Balkrishna Doshi, first Indian architect to win a Pritzker, dies at 95

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Balkrishna Doshi, first Indian architect to win a Pritzker, dies at 95
An undated photo provided Iwan Baan shows the architect Balkrishna Doshi. Doshi, who helped bring modernism to his native India, at first collaborating with Le Corbusier and Louis Kahn and then developing his own approach to building for his country's climates and cultures, died on Tuesday, Jan. 24, 2023, at his home in Ahmedabad, India, which he designed and named Kamala House, after his wife. He was 95. (Iwan Baan via The New York Times)

by Fred A. Bernstein

NEW YORK, NY.- Balkrishna Doshi, an architect who helped bring modernism to his native India, at first collaborating with Le Corbusier and Louis Kahn and then developing his own approach to building in his country, died Tuesday at his home in Ahmedabad, India, which he designed and named Kamala House, after his wife. He was 95.

The death was confirmed by his granddaughter Khushnu Hoof.

In 2018, Doshi — who was known professionally as B.V. Doshi but was called just Doshi by nearly everyone — became the first Indian architect to receive the Pritzker Prize, considered architecture’s highest honor. It was the latest in a long string of awards, conferred in India and abroad, that cited his achievements as both a designer and an educator. Although he never finished architecture school himself, he founded a school of architecture in Ahmedabad, and taught there for nearly half a century.

Doshi said his real education had taken place in the Paris studio of the illustrious Swiss-born architect Le Corbusier. He went to work there in 1951 after hearing that Le Corbusier had accepted several commissions in India. Doshi spent about three years in Paris working on the High Court and the Governor’s Palace, parts of Le Corbusier’s vast new capital complex in Chandigarh, and three projects in Ahmedabad: the Mill Owners’ Association building, a museum of history and culture, and a private residence.

The main lesson he learned from Le Corbusier, he said during a 2018 interview for the Louisiana Museum of Modern Art, is that there was no one right way to do a building. For that reason, he said, “I think it was my luck that I did not complete a formal school of architecture.”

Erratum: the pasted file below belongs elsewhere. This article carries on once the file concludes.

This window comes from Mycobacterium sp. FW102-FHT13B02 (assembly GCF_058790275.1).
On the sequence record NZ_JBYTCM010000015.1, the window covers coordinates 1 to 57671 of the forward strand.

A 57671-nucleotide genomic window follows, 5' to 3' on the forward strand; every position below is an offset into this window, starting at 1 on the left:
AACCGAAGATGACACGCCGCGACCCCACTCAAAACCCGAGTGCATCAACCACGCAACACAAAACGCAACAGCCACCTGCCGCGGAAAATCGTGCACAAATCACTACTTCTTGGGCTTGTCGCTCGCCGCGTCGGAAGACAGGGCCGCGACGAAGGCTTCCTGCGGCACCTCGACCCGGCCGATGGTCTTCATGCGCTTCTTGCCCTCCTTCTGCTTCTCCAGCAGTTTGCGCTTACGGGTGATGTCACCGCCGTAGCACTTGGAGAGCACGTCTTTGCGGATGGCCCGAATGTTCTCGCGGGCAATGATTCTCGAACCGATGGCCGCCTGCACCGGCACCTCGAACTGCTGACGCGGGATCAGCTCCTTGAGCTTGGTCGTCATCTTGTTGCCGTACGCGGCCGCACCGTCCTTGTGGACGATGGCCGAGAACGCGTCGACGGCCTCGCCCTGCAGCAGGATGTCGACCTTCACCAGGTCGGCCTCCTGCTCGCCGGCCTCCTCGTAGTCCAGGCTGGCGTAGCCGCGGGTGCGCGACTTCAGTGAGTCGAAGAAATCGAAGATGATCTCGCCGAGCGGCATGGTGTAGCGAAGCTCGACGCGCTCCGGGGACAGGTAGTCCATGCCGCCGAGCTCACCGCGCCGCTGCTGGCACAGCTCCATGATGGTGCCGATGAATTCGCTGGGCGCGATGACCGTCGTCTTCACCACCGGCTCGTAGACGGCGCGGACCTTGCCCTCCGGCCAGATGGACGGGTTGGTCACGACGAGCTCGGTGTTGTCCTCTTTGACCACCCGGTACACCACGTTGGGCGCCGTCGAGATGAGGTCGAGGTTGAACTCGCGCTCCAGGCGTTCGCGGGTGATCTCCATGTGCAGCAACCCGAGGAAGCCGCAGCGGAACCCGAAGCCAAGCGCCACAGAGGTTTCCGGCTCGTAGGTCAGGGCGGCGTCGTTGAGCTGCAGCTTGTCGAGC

He settled in Ahmedabad in 1954 to supervise construction of Le Corbusier’s buildings there. He recalled facing shortages of materials, of skilled labor and of funds.

But interest in Le Corbusier’s work brought such leading architects and designers as Kenzo Tange and Buckminster Fuller to Ahmedabad, giving Doshi a wealth of connections abroad.

With the Le Corbusier projects winding down, he established his own firm in Ahmedabad in 1956 and called it Vastushilpa, which means environmental design.

In 1958, Doshi spent three weeks teaching at Washington University in St. Louis, the first of many university stints in North America and Europe. During one lecture tour, in 1960, he visited the Philadelphia office of Kahn, one of the world’s great modernist architects. The next year, when he was offered the chance to design the new Indian Institute of Management in Ahmedabad, he recommended Kahn for the job and signed on as his associate architect. The result was a series of monumental masonry buildings, their facades cut into shapes derived from vernacular Indian architecture.

A decade later, Doshi designed a second Indian Institute of Management campus, this one in Bangalore. Its deliberately mazelike construction let visitors feel as if they were both indoors and outdoors at the same time, and it used courtyards and extensive plantings to mediate the hot climate.

In 1962, Doshi founded the architecture school at the Center for Environmental Planning and Technology, now known as CEPT University. He also designed the school’s campus, built from locally made brick. Its layout ensured that different departments overlapped in ways that facilitated accidental interactions, which Doshi believed were essential to education.